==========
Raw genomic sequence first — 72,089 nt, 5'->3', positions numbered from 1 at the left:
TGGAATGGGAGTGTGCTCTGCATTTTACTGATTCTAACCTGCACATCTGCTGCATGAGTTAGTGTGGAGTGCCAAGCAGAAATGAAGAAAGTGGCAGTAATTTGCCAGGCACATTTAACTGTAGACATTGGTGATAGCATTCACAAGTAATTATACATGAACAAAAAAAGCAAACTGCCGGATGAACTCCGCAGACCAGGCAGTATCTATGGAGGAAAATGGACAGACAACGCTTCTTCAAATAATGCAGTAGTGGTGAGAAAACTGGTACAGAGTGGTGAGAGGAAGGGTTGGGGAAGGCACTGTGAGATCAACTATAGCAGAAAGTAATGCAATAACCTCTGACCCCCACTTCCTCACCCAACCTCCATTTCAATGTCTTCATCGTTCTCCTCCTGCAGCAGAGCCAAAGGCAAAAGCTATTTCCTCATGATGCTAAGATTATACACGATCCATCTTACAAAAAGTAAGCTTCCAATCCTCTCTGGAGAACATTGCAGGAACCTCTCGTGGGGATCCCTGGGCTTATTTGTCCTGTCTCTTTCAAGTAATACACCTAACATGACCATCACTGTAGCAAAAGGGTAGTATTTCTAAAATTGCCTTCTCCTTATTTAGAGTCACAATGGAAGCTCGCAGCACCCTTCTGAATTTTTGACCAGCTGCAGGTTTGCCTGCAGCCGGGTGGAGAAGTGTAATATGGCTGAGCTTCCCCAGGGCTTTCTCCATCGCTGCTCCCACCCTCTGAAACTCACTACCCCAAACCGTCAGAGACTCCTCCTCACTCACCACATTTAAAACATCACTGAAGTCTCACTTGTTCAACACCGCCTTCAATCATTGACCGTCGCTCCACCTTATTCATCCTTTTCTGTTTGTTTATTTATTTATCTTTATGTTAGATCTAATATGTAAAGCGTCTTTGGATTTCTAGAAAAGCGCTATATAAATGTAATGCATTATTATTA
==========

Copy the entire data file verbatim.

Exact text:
Raw genomic sequence first — 72,089 nt, 5'->3', positions numbered from 1 at the left:
TGGAATGGGAGTGTGCTCTGCATTTTACTGATTCTAACCTGCACATCTGCTGCATGAGTTAGTGTGGAGTGCCAAGCAGAAATGAAGAAAGTGGCAGTAATTTGCCAGGCACATTTAACTGTAGACATTGGTGATAGCATTCACAAGTAATTATACATGAACAAAAAAAGCAAACTGCCGGATGAACTCCGCAGACCAGGCAGTATCTATGGAGGAAAATGGACAGACAACGCTTCTTCAAATAATGCAGTAGTGGTGAGAAAACTGGTACAGAGTGGTGAGAGGAAGGGTTGGGGAAGGCACTGTGAGATCAACTATAGCAGAAAGTAATGCAATAACCTCTGACCCCCACTTCCTCACCCAACCTCCATTTCAATGTCTTCATCGTTCTCCTCCTGCAGCAGAGCCAAAGGCAAAAGCTATTTCCTCATGATGCTAAGATTATACACGATCCATCTTACAAAAAGTAAGCTTCCAATCCTCTCTGGAGAACATTGCAGGAACCTCTCGTGGGGATCCCTGGGCTTATTTGTCCTGTCTCTTTCAAGTAATACACCTAACATGACCATCACTGTAGCAAAAGGGTAGTATTTCTAAAATTGCCTTCTCCTTATTTAGAGTCACAATGGAAGCTCGCAGCACCCTTCTGAATTTTTGACCAGCTGCAGGTTTGCCTGCAGCCGGGTGGAGAAGTGTAATATGGCTGAGCTTCCCCAGGGCTTTCTCCATCGCTGCTCCCACCCTCTGAAACTCACTACCCCAAACCGTCAGAGACTCCTCCTCACTCACCACATTTAAAACATCACTGAAGTCTCACTTGTTCAACACCGCCTTCAATCATTGACCGTCGCTCCACCTTATTCATCCTTTTCTGTTTGTTTATTTATTTATCTTTATGTTAGATCTAATATGTAAAGCGTCTTTGGATTTCTAGAAAAGCGCTATATAAATGTAATGCATTATTATTA